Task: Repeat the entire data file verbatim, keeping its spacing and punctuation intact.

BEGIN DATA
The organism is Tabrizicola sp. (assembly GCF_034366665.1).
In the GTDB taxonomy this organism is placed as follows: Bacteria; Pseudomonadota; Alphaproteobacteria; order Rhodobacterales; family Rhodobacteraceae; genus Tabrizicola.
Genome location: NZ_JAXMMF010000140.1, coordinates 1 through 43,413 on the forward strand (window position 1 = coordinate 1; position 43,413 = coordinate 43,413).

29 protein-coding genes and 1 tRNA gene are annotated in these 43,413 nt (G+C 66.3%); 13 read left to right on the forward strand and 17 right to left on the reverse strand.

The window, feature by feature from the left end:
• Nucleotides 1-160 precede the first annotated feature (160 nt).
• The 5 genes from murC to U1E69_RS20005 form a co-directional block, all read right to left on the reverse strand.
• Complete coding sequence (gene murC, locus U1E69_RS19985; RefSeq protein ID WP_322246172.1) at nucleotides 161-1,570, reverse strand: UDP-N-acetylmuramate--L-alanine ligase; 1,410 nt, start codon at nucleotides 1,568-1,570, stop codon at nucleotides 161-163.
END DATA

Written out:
The organism is Tabrizicola sp. (assembly GCF_034366665.1).
In the GTDB taxonomy this organism is placed as follows: Bacteria; Pseudomonadota; Alphaproteobacteria; order Rhodobacterales; family Rhodobacteraceae; genus Tabrizicola.
Genome location: NZ_JAXMMF010000140.1, coordinates 1 through 43,413 on the forward strand (window position 1 = coordinate 1; position 43,413 = coordinate 43,413).

29 protein-coding genes and 1 tRNA gene are annotated in these 43,413 nt (G+C 66.3%); 13 read left to right on the forward strand and 17 right to left on the reverse strand.

The window, feature by feature from the left end:
• Nucleotides 1-160 precede the first annotated feature (160 nt).
• The 5 genes from murC to U1E69_RS20005 form a co-directional block, all read right to left on the reverse strand.
• Complete coding sequence (gene murC, locus U1E69_RS19985; RefSeq protein ID WP_322246172.1) at nucleotides 161-1,570, reverse strand: UDP-N-acetylmuramate--L-alanine ligase; 1,410 nt, start codon at nucleotides 1,568-1,570, stop codon at nucleotides 161-163.